If you should look for this place after a handful of lifetimes:
Perhaps of my planted forest a few
May stand yet, dark-leaved Australians or the coast cypress, haggard
With storm-drift, but fire and the axe are devils.
Look for the foundations of sea-worn granite, my fingers had the art
To make stone love stone, you will find some remnant.
But if you should look in your idleness after ten thousand years:
It is the granite knoll on the granite
And lava tongue in the midst of the bay, by the mouth of the Carmel
River-valley, these four will remain
In the change of names. You will know it by the wild sea-fragrance of wind
Though the ocean may have climbed or retired a little;
You will know it by the valley inland that our sun and our moon were born from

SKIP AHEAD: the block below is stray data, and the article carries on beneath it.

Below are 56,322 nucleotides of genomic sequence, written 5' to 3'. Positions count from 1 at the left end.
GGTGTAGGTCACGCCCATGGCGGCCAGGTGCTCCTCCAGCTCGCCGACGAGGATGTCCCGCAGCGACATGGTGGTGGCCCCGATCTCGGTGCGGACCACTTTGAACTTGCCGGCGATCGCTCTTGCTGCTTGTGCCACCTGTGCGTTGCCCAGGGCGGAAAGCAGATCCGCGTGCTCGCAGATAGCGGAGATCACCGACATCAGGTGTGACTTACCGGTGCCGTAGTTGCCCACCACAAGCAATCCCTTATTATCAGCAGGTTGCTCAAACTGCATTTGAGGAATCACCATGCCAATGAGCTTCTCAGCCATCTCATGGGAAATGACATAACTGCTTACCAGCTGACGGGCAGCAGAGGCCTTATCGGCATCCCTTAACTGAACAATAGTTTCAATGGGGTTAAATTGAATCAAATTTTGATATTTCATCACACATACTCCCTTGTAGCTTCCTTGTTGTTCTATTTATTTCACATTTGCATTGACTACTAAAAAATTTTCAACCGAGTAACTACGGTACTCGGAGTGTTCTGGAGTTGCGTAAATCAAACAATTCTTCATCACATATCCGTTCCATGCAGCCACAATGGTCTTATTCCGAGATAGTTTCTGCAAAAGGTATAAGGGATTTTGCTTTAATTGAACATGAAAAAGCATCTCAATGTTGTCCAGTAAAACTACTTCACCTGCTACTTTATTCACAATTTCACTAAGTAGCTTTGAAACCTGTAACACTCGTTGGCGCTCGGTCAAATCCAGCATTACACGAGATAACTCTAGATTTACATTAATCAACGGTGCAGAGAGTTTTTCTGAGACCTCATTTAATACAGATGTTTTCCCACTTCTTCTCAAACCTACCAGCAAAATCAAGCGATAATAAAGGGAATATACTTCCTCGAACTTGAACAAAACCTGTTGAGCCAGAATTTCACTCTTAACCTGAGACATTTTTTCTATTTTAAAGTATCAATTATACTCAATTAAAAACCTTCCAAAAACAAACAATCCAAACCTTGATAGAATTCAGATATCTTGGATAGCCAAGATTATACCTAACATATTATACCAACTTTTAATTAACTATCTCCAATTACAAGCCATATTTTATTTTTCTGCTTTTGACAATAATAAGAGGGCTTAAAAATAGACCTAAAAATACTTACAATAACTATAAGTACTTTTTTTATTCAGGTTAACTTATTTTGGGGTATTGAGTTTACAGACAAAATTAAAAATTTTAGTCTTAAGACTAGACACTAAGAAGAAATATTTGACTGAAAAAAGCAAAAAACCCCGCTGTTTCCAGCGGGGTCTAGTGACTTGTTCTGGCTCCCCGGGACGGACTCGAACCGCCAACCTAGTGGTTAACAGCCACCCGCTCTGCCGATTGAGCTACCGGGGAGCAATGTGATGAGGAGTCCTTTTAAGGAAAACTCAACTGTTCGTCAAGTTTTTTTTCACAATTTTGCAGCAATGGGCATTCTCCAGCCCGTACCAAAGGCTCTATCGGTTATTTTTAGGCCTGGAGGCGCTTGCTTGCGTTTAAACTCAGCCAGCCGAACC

Before the poles changed; and Orion in December
Evenings was strung in the throat of the valley like a lamp-lighted bridge.
Come in the morning you will see white gulls
Weaving a dance over blue water, the wane of the moon
Their dance-companion, a ghost walking
By daylight, but wider and whiter than any bird in the world.
My ghost you needn’t look for; it is probably
Here, but a dark one, deep in the granite, not dancing on wind
With the mad wings and the day moon.
A beautiful temporal perspective, haunting in its vision of what goes and what stays. Maybe one small flaw: the choice of epithet ‘mad’ in the last line doesn’t seem quite right to me, but perhaps I am missing something.